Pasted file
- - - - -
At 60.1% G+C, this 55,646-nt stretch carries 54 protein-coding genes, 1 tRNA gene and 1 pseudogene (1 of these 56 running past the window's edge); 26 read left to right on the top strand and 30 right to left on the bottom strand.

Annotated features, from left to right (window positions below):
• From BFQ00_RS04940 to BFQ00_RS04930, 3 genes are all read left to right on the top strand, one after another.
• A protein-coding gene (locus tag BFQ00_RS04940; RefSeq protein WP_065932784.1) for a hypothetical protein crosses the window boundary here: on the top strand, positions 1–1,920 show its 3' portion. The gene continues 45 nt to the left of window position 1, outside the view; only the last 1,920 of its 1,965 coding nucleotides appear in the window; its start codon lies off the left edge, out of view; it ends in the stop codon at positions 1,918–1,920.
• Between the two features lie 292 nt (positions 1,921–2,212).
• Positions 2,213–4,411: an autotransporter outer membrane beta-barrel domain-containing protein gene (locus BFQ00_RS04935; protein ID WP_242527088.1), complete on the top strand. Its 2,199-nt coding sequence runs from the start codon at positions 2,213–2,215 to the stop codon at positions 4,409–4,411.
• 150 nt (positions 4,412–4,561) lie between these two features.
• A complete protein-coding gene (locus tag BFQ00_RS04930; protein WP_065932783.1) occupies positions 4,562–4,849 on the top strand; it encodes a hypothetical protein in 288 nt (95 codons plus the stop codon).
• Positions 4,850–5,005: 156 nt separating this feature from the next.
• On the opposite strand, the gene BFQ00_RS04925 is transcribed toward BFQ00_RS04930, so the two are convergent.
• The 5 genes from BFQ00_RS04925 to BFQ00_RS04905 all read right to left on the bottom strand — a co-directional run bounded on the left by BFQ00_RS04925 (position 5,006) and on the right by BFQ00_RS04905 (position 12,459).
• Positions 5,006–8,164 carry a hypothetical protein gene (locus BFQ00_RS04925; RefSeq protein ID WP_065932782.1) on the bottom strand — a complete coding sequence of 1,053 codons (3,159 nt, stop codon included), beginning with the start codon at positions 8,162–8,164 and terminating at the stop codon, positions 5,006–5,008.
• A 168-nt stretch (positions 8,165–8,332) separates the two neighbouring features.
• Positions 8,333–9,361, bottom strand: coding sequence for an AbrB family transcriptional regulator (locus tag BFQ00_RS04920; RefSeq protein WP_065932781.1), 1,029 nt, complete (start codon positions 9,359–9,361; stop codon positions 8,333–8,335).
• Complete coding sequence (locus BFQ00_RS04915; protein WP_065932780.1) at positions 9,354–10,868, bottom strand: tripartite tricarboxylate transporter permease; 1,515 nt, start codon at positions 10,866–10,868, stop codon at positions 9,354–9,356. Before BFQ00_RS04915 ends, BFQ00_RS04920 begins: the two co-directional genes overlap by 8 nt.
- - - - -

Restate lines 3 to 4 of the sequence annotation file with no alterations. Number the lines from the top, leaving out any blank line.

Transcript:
• From BFQ00_RS04940 to BFQ00_RS04930, 3 genes are all read left to right on the top strand, one after another.
• A protein-coding gene (locus tag BFQ00_RS04940; RefSeq protein WP_065932784.1) for a hypothetical protein crosses the window boundary here: on the top strand, positions 1–1,920 show its 3' portion. The gene continues 45 nt to the left of window position 1, outside the view; only the last 1,920 of its 1,965 coding nucleotides appear in the window; its start codon lies off the left edge, out of view; it ends in the stop codon at positions 1,918–1,920.